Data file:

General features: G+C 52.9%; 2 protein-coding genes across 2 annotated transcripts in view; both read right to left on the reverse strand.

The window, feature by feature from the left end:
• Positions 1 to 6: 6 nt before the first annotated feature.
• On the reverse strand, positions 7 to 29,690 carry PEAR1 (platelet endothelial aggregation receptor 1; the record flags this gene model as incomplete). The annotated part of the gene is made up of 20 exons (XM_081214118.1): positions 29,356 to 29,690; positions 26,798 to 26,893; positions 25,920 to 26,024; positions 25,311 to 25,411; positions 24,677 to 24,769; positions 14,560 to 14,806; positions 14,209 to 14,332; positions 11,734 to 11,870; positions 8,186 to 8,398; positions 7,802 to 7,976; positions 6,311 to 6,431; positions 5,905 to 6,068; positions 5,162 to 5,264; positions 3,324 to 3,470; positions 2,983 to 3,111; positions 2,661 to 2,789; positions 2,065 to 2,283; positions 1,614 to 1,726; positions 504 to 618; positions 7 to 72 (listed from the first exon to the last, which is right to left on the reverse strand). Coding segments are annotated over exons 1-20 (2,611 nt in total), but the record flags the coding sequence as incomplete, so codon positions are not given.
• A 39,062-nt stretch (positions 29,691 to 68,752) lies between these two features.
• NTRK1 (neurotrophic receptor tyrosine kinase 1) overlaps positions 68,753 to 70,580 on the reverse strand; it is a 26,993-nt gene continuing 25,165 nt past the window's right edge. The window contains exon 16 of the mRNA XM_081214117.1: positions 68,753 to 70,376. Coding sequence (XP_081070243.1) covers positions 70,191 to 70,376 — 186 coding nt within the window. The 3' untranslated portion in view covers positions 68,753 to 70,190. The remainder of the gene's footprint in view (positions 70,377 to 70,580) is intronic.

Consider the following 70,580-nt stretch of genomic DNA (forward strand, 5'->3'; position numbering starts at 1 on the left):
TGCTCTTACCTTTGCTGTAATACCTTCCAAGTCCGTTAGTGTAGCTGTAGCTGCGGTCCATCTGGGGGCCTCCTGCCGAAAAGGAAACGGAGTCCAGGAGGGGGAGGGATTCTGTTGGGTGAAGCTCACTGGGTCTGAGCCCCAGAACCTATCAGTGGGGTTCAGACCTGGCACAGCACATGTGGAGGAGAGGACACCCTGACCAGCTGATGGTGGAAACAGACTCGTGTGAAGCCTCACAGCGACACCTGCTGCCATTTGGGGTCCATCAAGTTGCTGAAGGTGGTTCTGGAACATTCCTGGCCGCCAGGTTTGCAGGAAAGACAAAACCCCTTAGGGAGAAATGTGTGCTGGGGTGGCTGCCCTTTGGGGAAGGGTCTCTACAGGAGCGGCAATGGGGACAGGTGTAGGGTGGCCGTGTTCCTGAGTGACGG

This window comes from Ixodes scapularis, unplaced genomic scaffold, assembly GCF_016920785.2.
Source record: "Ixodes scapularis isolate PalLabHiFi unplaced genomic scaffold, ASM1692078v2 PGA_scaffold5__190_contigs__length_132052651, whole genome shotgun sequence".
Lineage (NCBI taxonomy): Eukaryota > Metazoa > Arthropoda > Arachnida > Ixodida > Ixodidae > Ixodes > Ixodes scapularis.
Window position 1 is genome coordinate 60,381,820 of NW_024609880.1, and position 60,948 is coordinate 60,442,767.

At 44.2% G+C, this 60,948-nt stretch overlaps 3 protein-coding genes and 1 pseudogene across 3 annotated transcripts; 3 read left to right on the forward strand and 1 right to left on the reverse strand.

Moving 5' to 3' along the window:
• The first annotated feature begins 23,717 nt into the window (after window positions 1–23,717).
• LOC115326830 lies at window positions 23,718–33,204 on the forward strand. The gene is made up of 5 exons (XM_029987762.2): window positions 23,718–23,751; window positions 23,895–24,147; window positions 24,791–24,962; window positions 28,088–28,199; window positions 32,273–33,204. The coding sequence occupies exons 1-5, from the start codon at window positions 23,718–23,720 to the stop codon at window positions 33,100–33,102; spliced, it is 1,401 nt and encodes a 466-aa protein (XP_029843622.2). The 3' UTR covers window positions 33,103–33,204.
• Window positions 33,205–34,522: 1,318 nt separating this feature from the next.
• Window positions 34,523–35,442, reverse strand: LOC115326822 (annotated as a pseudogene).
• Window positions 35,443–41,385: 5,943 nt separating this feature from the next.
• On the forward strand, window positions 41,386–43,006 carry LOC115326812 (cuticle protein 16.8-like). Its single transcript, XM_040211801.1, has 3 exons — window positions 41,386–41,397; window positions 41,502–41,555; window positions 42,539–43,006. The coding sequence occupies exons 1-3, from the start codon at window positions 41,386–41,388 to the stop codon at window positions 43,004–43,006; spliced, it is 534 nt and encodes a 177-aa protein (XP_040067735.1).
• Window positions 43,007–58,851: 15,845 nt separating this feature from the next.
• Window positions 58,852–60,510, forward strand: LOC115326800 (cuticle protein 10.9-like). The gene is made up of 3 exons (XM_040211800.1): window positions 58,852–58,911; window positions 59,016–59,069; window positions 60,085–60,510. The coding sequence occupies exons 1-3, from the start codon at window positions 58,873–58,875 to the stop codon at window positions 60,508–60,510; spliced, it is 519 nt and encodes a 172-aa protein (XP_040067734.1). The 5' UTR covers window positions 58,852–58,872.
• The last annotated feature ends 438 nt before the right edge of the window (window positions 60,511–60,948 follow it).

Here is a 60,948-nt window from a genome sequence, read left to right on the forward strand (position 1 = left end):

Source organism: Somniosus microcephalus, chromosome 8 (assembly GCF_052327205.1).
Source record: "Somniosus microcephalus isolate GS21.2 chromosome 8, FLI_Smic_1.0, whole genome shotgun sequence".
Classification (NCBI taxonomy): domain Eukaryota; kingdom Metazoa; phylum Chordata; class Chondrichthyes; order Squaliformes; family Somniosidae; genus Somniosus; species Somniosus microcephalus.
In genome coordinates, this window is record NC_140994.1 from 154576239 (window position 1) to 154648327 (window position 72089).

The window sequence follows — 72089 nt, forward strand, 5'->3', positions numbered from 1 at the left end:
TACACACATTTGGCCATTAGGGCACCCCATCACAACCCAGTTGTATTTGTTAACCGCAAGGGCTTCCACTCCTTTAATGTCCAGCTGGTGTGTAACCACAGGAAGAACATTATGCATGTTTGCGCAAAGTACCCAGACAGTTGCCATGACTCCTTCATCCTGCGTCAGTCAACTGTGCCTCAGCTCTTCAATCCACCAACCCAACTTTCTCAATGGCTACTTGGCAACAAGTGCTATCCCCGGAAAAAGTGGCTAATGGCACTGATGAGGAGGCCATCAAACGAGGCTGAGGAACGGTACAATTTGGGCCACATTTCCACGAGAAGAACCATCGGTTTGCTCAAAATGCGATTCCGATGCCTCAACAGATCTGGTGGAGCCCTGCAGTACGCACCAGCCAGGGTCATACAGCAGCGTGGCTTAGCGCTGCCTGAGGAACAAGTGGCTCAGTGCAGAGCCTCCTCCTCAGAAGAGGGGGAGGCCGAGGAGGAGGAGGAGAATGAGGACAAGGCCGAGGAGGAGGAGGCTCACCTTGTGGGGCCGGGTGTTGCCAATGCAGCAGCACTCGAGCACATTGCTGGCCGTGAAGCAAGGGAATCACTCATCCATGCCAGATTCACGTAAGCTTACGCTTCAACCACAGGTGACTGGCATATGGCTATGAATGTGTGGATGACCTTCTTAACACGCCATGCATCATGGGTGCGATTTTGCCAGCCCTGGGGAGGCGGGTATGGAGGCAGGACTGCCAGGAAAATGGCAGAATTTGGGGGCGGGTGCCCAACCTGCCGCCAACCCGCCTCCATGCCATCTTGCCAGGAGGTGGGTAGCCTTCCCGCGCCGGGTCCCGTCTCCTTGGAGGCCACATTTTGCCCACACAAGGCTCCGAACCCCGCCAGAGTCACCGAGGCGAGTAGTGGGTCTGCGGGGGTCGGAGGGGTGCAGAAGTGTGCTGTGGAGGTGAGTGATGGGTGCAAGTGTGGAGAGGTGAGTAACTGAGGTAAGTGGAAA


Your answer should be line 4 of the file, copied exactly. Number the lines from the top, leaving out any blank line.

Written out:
• On the reverse strand, positions 7 to 29,690 carry PEAR1 (platelet endothelial aggregation receptor 1; the record flags this gene model as incomplete). The annotated part of the gene is made up of 20 exons (XM_081214118.1): positions 29,356 to 29,690; positions 26,798 to 26,893; positions 25,920 to 26,024; positions 25,311 to 25,411; positions 24,677 to 24,769; positions 14,560 to 14,806; positions 14,209 to 14,332; positions 11,734 to 11,870; positions 8,186 to 8,398; positions 7,802 to 7,976; positions 6,311 to 6,431; positions 5,905 to 6,068; positions 5,162 to 5,264; positions 3,324 to 3,470; positions 2,983 to 3,111; positions 2,661 to 2,789; positions 2,065 to 2,283; positions 1,614 to 1,726; positions 504 to 618; positions 7 to 72 (listed from the first exon to the last, which is right to left on the reverse strand). Coding segments are annotated over exons 1-20 (2,611 nt in total), but the record flags the coding sequence as incomplete, so codon positions are not given.